World’s ‘most haunted village’ is full of creepy dolls that have replaced humans

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    A village where deceased or long-gone residents have been replaced by scarecrows sounds like the setting of a horror film, but it's actually a real place you can visit.

    In fact, the village of Nagoro is allegedly one of the "most haunted" destinations to visit around Halloween, according to TravelLocal. While many apparently haunted hotspots – like the McPike Mansion in Alton, USA – play host to invisible spirits who make things go bump in the night Nagoro is a bit more unusual.

    For a start, it’s filled with creepy dolls which have replaced the human residents. The village seems busy with people in the fields, sat at school desks or walking to the shops the majority of the residents of Nagoro are actually scarecrow-style dolls. Known as the "Cursed Village" the village is filled with 350 life-size human models.

    READ MORE: 'I accidentally moved to 'most haunted town' – I've felt ghosts and heard screams'

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    The dolls outnumber the living residents by more than 10 times. Only 30 people still lived in the village when Tsukimi Ayano moved in so she decided to fill the empty space with the dolls instead. While the models weren’t created to be scary they add an "uncanny valley" vibe to the entire village. The dolls, otherwise known as ‘Kakashi’ or scarecrows in Japanese, are there to help combat loneliness (rather than keep birds away).

    Inside the village dolls gather at bus stops, sit on the front porches and work in the fields. Some dance together at a party while ‘workmen’ wear hard hats and get some rest outside a house.

    Crafter Tsukimi Ayano, known as the "Scarecrow Mother", is behind the weird and wonderful creations. Tsukimi was born in Nagoro but moved away, eventually returning in 2002. Upon her return, she found that most residents had left to work in the city, and the population number continued to dwindle as older residents passed away. (In 2019 it was estimated that there were less than 30 people still in the village) – which is why she re-filled it with her dolls.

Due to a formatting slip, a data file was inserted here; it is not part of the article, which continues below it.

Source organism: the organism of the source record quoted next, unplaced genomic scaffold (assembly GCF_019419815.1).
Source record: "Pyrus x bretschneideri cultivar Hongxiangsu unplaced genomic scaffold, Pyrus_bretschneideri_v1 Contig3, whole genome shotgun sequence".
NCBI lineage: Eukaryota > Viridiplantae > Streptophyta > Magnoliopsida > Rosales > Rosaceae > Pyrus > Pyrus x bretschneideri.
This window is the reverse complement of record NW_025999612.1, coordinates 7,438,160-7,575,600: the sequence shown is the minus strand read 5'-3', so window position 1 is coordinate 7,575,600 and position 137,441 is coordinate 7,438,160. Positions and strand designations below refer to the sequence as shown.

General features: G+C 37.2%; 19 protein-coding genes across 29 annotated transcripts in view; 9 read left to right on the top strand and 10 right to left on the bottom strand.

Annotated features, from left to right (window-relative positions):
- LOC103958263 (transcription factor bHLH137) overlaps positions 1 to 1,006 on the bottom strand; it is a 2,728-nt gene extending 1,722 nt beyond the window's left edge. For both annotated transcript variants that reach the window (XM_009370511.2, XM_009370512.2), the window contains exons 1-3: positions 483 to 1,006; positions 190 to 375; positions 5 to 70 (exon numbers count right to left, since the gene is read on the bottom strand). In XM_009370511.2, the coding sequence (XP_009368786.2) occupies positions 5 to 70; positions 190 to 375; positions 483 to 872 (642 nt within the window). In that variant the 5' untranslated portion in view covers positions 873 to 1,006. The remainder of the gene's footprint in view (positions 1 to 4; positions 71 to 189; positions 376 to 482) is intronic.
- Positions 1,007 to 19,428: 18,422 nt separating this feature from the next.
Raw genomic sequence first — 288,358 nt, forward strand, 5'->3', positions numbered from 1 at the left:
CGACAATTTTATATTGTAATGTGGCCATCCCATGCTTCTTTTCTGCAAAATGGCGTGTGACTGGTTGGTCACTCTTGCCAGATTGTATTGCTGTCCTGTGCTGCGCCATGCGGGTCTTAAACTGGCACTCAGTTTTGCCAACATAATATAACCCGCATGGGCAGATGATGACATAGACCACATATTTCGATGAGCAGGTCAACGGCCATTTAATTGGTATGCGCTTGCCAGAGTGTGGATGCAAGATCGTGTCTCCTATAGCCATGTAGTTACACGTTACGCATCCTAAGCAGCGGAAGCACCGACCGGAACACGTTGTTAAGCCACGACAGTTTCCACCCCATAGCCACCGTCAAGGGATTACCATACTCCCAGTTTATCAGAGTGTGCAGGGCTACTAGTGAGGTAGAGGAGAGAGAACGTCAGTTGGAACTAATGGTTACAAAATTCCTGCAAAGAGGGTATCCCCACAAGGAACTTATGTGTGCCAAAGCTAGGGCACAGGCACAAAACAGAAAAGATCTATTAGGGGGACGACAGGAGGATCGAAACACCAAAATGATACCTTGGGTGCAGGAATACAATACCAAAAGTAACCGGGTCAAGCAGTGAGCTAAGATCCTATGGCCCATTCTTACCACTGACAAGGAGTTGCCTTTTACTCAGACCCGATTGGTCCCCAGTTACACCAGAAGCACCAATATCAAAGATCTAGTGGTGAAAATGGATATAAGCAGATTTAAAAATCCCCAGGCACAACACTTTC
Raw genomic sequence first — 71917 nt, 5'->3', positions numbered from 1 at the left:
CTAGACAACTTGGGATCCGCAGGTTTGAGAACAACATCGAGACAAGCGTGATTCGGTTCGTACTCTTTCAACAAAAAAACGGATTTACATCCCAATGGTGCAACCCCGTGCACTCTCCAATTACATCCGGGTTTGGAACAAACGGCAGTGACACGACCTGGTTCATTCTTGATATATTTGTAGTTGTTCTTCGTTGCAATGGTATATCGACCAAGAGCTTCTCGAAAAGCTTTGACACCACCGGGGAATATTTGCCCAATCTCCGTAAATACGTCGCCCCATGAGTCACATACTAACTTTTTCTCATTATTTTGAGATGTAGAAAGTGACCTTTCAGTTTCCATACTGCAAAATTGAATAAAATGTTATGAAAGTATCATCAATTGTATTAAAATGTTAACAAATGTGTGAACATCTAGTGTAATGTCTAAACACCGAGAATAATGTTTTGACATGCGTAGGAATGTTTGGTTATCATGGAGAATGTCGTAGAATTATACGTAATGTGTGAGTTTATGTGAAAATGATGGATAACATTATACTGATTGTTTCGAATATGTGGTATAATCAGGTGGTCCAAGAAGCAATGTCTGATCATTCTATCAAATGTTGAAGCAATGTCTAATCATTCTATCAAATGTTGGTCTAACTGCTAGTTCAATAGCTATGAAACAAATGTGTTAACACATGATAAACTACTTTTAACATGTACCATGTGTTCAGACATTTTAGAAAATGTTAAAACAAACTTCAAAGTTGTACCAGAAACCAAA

Some of the models are also a tribute to residents who have passed away. Each Autumn, around this time of year, the village hosts a Scarecrow Festival complete with a photo competition (the winner receives their own scarecrow), as well as scarecrow-making workshops. While the dolls and village never aimed to become a tourist attraction they now see plenty of international guests make the journey to the remote Iya Valley to visit every year.

    The village has also featured on TV, including 2014 documentary Valley of the Dolls, as well as an appearance during an episode of James May's travel series Our Man in Japan.

    Huw Owen, co-founder at TravelLocal comments: "Whether you’re a horror fan or not, these destinations have some truly fascinating stories and legends behind them which are certainly worth exploring if you are visiting these countries. What we consider to be 'evil' spirits are also interpreted very differently around the world in different cultures. That said, there are plenty of lesser-known 'eerie' activities you can get up to as well, throughout the year."

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